"Effective answers to the current situation will require us either revivify the older beliefs and institutions or to invent radically new forms of Christian community."
Well, I had some thoughts, both on the why of decline and on a radical response, so I put up two comments on his blog and thought I'd share them here as well.
Re. the original question “Why? … what has changed..?” to account for the decline, I offer this analogy.
Consider a pond. It grows larger when the inflow exceeds the outflow.
Mainline denominations (like my own Lutheran tribe) previously grew through immigration from the old country and childbirth. (My believing parents had 6 children: 400% church growth!). In addition, societal pressures “herded” people into church as a necessary entry point into civic community, as you noted in point 1 of the initial post.
All of these have changed and no longer feed people automatically into our congregations. The “tributaries” have largely dried up. One additional tributary is conspicuous by its absence: Evangelism. It seems never to have been a substantial feeder to the mainline pond. It’s been easier to rely on the other tributaries.
On the outflow side, there has also been change. People still die, of course, presumably at more or less the same rate. (If anything there’s been increased longevity which prolongs the life of the pond.) What’s changed is the erosion of the banks that have kept the water in place. The pond “leaks” like never before. Again, this is related to the sociological landscape you mentioned in 1 above. It is no longer a scandal for people to leave the church and have no formal “institutional” spiritual life.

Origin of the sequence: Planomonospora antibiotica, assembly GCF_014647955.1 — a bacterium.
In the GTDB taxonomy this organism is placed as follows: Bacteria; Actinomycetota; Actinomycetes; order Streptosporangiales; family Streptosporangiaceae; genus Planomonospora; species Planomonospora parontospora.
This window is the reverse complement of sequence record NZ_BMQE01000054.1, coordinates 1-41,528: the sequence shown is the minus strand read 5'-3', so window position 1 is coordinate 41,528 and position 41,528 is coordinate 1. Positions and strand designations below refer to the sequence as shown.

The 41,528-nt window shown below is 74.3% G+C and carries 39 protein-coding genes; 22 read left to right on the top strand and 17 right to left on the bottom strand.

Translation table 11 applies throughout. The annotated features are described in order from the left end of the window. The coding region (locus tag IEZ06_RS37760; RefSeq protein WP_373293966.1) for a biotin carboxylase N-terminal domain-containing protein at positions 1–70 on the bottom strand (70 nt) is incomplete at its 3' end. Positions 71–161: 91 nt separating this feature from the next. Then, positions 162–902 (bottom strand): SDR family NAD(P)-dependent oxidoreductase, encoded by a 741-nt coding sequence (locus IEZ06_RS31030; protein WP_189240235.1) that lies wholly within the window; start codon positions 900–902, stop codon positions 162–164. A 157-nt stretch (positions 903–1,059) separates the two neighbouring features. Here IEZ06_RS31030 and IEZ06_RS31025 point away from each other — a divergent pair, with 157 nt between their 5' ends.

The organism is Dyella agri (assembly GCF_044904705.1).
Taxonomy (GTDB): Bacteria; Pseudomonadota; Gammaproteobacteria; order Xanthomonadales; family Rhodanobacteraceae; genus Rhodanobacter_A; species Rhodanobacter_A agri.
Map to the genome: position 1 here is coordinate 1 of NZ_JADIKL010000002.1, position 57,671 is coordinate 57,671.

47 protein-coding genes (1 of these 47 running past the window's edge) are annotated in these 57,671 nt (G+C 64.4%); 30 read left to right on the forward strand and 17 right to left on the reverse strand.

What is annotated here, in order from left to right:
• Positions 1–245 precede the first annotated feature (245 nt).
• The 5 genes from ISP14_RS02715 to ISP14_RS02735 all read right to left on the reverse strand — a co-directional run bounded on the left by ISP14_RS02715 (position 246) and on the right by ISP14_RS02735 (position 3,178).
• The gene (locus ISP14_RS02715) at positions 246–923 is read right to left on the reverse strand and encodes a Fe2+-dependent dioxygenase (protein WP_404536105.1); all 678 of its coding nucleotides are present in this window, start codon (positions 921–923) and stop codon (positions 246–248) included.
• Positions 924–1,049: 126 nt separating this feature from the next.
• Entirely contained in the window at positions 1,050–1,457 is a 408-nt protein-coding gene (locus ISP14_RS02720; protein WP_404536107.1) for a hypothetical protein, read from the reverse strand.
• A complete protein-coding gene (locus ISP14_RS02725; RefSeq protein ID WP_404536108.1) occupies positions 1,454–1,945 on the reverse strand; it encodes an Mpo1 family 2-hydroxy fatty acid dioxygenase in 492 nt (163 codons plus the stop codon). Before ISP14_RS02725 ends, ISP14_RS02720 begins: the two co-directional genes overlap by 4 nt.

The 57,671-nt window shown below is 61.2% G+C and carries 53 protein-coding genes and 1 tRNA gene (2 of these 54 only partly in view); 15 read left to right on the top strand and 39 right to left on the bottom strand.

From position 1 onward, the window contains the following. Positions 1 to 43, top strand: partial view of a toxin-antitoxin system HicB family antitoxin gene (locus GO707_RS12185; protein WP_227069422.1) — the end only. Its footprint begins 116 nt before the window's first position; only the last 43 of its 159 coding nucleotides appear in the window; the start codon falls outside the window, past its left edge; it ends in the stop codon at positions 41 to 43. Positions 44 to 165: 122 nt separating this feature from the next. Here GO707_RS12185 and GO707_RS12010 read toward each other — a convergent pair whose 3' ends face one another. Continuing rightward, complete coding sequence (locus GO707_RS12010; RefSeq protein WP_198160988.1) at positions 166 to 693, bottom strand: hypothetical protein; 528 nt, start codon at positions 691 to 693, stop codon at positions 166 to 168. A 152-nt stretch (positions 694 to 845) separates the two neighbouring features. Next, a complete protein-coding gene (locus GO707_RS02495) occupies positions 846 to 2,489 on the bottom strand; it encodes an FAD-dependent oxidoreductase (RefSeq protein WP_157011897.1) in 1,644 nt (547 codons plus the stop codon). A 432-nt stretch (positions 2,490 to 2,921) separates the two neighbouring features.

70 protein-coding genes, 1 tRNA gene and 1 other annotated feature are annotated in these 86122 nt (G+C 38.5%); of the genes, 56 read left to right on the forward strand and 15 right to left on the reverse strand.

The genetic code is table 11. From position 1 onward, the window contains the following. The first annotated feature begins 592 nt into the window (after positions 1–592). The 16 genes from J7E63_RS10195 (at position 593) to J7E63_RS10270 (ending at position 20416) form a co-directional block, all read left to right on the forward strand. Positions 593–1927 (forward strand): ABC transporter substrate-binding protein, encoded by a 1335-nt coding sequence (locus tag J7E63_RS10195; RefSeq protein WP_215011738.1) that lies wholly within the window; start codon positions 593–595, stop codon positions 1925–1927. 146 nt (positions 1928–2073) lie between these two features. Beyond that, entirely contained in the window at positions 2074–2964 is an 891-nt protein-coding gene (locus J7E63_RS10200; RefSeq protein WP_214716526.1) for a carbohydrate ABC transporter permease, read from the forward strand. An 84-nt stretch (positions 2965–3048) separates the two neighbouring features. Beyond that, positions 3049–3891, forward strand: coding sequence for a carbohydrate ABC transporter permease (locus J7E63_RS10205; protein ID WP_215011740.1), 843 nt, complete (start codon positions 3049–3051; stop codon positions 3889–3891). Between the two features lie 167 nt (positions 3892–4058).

So: less inflow, more outflow; shrinking pond.
Re. your second question: “HOW radical do the changes need to be to respond to the reality of the situation that the mainline is facing today?”
Pretty radical I’d say.
For starters, we’ll have to discover how to do evangelism in our current context. Just doing evangelism at all will be a big leap for a lot of us! (Among Lutherans, it’s often noted that we invite someone to church, on average, once every 20 years. Maybe 30.) Add to that the fact that our context is radically different than what we’ve known and it’s a tall order.
But more than that, I think we need a radical revision in the way we “do church.” (That really should be “the way we be church” which is unfortunately awkward to say.)
Conventional congregational life – across the denominations and across the decades of decline – centers around a weekly large group gathering. For most, this is their primary if not sole experience of Christian community. Yet in these gatherings, it is essentially impossible to experience the “one anothers” that are truly at the heart of being a people sharing a life of faith together. That kind of substantive community requires smaller groups to flourish.
We invest vast amounts of time, energy and money into maintaining a weekly event, in the hope that substantive community will arise around it.
We need to invert that. We need to invest primarily into nurturing small, self-reproducing faith communities where people actually grow as disciples. That’s a radical change.
Whether this results in larger gatherings arising from the small communities or not is secondary, icing on the cake.
Can existing, conventional congregations can make that kind of transition? It seems doubtful, though it would be exciting to try. Whether they can serve as a launching pad for new expressions of Christian community seems more likely, and I’m hopeful there. But whether they can or not, I think these communities are on their way, thank God. We need them. We have a lot of Kingdom work to do!